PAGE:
As for the Greens’ performance vaulting them into the third-largest slot in parliament, “It was more or less what I expected.”
Vivian Tse, Green Party Valvaka, Södra Teatern, Stockholm, 9:07pm
Photo dump from around town:
Sweden Democratic party secretary Björn SöderSocial Democrat Thomas BodströmSocial Democratic leader Mona Sahlin
James Savage, Moderate HQ, Clarion Hotel Sign, Stockholm, 8:53 p.m.
Government ministers are downplaying the significance of the exit polls, pointing out that they only need to be out by a fraction for the Sweden Democrats to miss out on seats in parliament.
Government minister Cristina Husmark Pehrsson was at pains to stress this point to me:
“It’s not over until it’s over.”
“The most important thing for Sweden is that we have a stable majority government that doesn’t need to take account of xenophobic forces.”
Peter Vinthagen Simpson, Sweden Democrats’ base camp, Gärdet, Stockholm, 8:42 p.m.
Integration minister Nyamko Sabuni’s appearance on SVT’s election coverage prompted a round of open contempt from several of the younger members of the Sweden Democrats in attendance.
Sabuni’s claims that ”all of the problems that exist with regard to intergation and immigration are well known and we have presented policies to adress them” was met with laughter and shouts of ”yeah, right.”
A note on those attending – there is a large number of young men in their early twenties, a sparse smattering of young women in their late teens/early twenties and then a large number of elderly men. This is a reflection of the party’s support out in the villages, according to several analysts.
Peter Vinthagen Simpson, Sweden Democrats’ base camp, Gärdet, Stockholm, 8:30 p.m.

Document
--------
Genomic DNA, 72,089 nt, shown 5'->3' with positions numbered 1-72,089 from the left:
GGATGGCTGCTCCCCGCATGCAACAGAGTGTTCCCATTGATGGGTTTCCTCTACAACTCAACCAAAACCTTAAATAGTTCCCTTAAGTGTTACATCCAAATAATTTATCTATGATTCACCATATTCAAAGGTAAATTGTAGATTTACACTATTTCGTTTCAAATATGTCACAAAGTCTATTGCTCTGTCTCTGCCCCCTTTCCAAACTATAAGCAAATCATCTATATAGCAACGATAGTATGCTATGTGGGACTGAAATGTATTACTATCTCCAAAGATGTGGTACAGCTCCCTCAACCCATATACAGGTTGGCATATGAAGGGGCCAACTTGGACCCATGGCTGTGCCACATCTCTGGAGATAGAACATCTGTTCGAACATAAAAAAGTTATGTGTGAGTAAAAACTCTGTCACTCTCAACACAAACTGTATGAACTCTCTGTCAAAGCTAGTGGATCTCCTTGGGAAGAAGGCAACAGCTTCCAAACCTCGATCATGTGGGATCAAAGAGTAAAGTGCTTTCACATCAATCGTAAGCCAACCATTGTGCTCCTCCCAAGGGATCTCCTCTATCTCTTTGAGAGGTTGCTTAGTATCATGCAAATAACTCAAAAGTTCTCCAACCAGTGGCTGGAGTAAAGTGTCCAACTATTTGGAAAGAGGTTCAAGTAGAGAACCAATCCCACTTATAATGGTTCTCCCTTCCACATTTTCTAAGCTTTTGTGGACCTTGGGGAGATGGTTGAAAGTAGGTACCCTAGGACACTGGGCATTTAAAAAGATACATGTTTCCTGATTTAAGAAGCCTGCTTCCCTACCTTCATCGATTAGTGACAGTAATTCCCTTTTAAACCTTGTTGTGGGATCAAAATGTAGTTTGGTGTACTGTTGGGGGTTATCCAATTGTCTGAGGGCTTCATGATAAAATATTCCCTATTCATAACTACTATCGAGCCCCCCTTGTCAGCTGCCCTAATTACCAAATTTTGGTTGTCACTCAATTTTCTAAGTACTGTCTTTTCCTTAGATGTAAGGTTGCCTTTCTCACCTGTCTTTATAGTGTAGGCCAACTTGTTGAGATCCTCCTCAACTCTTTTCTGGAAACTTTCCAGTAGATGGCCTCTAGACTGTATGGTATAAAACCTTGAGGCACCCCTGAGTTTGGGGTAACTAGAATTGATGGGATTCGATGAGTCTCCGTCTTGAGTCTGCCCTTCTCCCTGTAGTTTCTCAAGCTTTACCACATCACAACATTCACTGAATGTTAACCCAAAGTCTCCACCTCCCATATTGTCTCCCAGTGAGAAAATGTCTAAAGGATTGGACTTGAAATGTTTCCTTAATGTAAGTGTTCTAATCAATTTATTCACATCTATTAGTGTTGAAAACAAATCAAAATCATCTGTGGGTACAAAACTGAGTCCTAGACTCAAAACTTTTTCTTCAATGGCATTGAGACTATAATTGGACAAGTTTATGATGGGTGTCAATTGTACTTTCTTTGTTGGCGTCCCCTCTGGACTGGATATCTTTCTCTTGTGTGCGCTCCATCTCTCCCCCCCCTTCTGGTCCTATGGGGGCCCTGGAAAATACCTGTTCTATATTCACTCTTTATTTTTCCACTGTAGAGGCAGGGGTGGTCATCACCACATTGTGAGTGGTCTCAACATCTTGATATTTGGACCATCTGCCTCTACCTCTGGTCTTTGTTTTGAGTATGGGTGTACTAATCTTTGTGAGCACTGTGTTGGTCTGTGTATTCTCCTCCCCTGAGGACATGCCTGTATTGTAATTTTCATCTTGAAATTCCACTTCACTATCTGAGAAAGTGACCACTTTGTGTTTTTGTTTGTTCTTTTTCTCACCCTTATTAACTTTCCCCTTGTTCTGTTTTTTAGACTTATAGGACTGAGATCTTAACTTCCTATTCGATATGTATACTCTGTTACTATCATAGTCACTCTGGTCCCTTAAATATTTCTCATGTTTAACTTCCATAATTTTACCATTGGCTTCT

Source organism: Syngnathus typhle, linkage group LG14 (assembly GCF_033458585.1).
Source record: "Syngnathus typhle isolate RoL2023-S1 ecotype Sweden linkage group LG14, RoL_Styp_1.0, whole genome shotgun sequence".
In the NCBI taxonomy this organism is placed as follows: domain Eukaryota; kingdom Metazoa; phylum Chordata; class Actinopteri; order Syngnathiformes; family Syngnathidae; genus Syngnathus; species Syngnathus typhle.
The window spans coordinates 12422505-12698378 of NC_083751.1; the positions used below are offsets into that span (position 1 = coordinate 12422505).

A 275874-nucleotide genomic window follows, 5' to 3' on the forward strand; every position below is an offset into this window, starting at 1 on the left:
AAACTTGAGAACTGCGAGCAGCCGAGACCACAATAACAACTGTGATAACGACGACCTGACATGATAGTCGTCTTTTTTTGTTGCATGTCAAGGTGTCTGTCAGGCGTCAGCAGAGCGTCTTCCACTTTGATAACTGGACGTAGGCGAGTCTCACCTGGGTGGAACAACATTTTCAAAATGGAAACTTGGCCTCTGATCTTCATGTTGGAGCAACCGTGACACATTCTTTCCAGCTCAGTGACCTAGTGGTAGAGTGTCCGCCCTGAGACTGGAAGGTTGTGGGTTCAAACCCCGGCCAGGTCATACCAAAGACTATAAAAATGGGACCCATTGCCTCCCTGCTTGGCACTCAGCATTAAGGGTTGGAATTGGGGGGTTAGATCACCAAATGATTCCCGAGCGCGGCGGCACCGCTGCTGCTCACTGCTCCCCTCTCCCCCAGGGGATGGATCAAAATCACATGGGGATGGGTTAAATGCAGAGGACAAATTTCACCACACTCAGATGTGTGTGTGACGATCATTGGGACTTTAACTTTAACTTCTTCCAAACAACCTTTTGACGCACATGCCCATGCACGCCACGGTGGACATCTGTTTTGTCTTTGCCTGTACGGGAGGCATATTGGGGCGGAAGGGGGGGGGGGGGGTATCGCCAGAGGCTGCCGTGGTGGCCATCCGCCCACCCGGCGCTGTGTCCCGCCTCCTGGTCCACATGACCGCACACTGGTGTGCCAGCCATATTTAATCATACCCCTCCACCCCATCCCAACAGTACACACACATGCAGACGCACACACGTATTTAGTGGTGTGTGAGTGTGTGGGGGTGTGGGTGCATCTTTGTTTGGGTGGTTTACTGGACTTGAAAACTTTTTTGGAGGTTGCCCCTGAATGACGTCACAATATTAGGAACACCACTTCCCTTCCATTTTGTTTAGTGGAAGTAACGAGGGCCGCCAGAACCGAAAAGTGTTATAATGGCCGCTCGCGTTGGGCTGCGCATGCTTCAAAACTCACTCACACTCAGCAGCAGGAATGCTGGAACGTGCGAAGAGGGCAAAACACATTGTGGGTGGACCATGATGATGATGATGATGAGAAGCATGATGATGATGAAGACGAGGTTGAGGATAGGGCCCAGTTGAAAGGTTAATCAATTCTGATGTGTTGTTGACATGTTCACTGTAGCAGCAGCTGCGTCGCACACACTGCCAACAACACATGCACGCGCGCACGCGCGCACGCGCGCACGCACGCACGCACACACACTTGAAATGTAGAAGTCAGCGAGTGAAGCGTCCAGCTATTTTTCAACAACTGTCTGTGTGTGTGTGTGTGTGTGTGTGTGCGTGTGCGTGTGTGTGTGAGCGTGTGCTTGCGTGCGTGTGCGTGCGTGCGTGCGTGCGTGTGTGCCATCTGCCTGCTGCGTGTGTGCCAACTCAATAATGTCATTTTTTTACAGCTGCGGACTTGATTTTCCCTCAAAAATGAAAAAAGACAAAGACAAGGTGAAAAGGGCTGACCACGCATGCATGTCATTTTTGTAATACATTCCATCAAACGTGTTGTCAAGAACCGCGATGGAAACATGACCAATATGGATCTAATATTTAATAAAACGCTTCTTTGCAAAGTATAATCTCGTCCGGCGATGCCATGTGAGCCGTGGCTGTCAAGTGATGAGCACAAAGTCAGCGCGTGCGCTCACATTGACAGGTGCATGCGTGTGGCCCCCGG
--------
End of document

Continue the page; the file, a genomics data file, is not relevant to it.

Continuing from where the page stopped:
Sweden Democrat’s party secretary, Björn Söder, has reiterated that the party would be preparted to negotiate with all parties if, as exit polls indicate, the party would claim the role of kingmaker in parliament.
“Swedish politics has been silent too long as immigration has continued unchecked, we want to change that and are prepared to talk to any of the parties in order to forward our politics,” Söder told Norwegian TV2.
David Landes, Social Democrats’ Valvaka, Tekniska Museet, Stockholm, 8:20 p.m.
The mood at the Tekniska Museet has dampened a bit following exit poll results which, if confirmed, mark the Social Democrats’ worst electoral performance since 1914. There are plenty of worried faces standing in the buffet line, nervously sipping wine.
According to SVT, the Social Democrats are set to receive just 30 percent of the vote, a 5 percent decline compared with the “catastrophic” result from 2006.
Party secretary Ibrahim Baylan tried to downplay the results in an interview with SVT, emphasizing that the results are simply from an exit poll, and don’t necessarily mean anything.
One consolation is that the party is still, according to the SVT poll, the biggest party in the Riksdag.
James Savage, Moderate HQ, Clarion Hotel Sign, Stockholm, 8:21 p.m.
Marie Söderqvist, a right-leaning columnist for Expressen, said the big question of the evening was whether the Sweden Democrats come in. She said she didn’t know whether the parties could have done more to keep them out:
“But should they have let them in to a greater extent – to TV debates and the like? No, I don’t think so.”
Fredrik Johansson, analyst at PR and polling company United Minds, said:
“The significance of the election from a longer-term perspective, is that it could be the first election at which a centre-right government gets re-elected . In a way, this could be our equivalent of the fall of the Berlin Wall.”
James Savage, Moderate HQ, Clarion Hotel Sign, Stockholm, 8:12 p.m.
Anna-Maria Corrazza Bildt, Italian-born Moderate MEP (and wife of Sweden’s foreign minister) described the mood among Moderate campaigners as “very positive”.
“Throughout the campaign our election workers have been engaged and committed to our values.”
“We’ve shown a united Alliance – we’ve campaigned together, not only for our parties, but for the Alliance.”
“For the EU this election will make a big difference to how we’re seen abroad. The opposition parties are significantly more Eurosceptic than us.”
Vivian Tse, Green Party Valvaka, Södra Teatern, Stockholm, 8:07 p.m.